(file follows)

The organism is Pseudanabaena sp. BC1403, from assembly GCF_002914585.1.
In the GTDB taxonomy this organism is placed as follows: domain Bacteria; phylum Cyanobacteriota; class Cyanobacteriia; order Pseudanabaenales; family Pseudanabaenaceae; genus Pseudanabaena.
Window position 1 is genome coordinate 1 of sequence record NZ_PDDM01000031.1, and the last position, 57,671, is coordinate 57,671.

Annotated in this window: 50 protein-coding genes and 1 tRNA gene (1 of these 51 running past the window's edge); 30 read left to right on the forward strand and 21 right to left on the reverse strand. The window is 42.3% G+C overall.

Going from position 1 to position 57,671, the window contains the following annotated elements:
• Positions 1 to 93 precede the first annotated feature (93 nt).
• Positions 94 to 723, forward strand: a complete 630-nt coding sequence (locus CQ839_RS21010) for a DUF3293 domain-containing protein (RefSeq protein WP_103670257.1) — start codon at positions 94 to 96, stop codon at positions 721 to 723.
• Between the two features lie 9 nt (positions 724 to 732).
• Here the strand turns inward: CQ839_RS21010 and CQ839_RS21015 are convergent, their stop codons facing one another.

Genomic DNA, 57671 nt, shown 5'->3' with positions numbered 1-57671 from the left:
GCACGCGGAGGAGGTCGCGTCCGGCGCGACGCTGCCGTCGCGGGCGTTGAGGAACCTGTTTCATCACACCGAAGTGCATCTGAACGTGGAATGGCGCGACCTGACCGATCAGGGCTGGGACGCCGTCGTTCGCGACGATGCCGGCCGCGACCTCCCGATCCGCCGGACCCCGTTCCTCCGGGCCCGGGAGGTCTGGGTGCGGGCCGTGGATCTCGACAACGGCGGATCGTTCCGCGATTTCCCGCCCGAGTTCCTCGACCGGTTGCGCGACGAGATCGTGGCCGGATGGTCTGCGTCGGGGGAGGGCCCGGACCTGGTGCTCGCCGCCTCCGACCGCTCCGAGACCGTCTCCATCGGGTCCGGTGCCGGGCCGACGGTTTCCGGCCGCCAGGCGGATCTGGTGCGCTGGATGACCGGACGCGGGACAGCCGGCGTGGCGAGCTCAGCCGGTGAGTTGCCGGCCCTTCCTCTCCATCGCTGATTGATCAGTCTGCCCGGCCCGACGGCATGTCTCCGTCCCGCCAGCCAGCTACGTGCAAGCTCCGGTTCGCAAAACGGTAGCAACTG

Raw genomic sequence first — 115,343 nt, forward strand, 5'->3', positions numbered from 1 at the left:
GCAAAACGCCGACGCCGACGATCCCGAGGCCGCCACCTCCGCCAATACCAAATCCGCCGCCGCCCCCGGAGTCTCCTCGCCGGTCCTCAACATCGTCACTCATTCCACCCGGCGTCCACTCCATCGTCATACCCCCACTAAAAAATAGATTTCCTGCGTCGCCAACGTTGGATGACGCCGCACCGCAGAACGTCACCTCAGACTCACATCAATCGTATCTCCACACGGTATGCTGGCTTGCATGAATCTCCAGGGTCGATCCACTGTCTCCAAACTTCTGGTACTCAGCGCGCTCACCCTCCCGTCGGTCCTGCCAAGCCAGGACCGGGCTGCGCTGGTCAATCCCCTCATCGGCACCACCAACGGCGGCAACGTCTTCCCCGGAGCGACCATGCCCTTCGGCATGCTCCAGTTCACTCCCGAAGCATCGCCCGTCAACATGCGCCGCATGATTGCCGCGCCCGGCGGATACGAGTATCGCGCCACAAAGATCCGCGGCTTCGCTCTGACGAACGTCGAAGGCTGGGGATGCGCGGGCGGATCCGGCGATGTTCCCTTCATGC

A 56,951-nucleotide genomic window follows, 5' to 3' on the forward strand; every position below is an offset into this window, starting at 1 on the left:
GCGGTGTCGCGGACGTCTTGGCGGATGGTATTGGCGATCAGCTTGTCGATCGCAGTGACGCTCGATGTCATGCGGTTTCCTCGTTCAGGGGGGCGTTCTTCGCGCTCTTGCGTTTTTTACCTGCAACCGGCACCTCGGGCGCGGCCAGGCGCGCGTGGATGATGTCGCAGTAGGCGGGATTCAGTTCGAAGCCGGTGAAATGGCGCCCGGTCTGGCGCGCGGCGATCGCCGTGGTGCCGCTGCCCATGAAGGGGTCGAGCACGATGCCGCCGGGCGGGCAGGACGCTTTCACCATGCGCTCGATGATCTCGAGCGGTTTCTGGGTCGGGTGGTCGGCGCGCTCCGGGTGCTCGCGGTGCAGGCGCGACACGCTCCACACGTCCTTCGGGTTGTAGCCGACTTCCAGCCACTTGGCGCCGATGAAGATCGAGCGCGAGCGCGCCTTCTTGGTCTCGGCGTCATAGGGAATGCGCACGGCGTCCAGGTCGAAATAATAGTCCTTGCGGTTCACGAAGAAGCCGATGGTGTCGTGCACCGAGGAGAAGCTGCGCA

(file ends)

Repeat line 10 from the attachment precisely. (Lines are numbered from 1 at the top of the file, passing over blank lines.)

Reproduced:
Genomic DNA, 57671 nt, shown 5'->3' with positions numbered 1-57671 from the left: